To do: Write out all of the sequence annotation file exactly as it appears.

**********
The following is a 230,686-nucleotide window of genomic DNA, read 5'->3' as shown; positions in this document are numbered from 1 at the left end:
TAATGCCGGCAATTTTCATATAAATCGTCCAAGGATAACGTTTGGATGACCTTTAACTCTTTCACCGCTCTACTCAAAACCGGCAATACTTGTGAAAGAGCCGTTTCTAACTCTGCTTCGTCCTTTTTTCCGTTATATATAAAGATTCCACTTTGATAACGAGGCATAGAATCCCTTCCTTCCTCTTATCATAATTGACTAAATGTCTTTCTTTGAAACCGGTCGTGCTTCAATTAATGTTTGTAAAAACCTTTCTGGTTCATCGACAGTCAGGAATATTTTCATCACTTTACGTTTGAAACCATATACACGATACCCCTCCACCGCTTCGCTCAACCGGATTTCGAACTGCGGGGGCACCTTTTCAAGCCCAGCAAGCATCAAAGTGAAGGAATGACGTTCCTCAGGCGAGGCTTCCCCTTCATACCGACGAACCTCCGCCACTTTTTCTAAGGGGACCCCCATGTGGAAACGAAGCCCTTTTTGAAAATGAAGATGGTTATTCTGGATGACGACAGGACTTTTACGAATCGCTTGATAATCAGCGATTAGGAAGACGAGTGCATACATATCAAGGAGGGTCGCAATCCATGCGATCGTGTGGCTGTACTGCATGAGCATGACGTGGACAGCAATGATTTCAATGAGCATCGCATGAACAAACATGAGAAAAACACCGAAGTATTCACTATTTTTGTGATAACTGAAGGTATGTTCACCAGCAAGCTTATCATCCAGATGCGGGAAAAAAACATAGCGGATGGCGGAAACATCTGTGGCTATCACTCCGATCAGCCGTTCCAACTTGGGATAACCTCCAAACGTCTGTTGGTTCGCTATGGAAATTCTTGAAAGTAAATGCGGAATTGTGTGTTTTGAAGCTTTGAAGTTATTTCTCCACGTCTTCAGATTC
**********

The following is a 230,686-nucleotide window of genomic DNA, read 5'->3' as shown; positions in this document are numbered from 1 at the left end:
TAATGCCGGCAATTTTCATATAAATCGTCCAAGGATAACGTTTGGATGACCTTTAACTCTTTCACCGCTCTACTCAAAACCGGCAATACTTGTGAAAGAGCCGTTTCTAACTCTGCTTCGTCCTTTTTTCCGTTATATATAAAGATTCCACTTTGATAACGAGGCATAGAATCCCTTCCTTCCTCTTATCATAATTGACTAAATGTCTTTCTTTGAAACCGGTCGTGCTTCAATTAATGTTTGTAAAAACCTTTCTGGTTCATCGACAGTCAGGAATATTTTCATCACTTTACGTTTGAAACCATATACACGATACCCCTCCACCGCTTCGCTCAACCGGATTTCGAACTGCGGGGGCACCTTTTCAAGCCCAGCAAGCATCAAAGTGAAGGAATGACGTTCCTCAGGCGAGGCTTCCCCTTCATACCGACGAACCTCCGCCACTTTTTCTAAGGGGACCCCCATGTGGAAACGAAGCCCTTTTTGAAAATGAAGATGGTTATTCTGGATGACGACAGGACTTTTACGAATCGCTTGATAATCAGCGATTAGGAAGACGAGTGCATACATATCAAGGAGGGTCGCAATCCATGCGATCGTGTGGCTGTACTGCATGAGCATGACGTGGACAGCAATGATTTCAATGAGCATCGCATGAACAAACATGAGAAAAACACCGAAGTATTCACTATTTTTGTGATAACTGAAGGTATGTTCACCAGCAAGCTTATCATCCAGATGCGGGAAAAAAACATAGCGGATGGCGGAAACATCTGTGGCTATCACTCCGATCAGCCGTTCCAACTTGGGATAACCTCCAAACGTCTGTTGGTTCGCTATGGAAATTCTTGAAAGTAAATGCGGAATTGTGTGTTTTGAAGCTTTGAAGTTATTTCTCCACGTCTTCAGATTC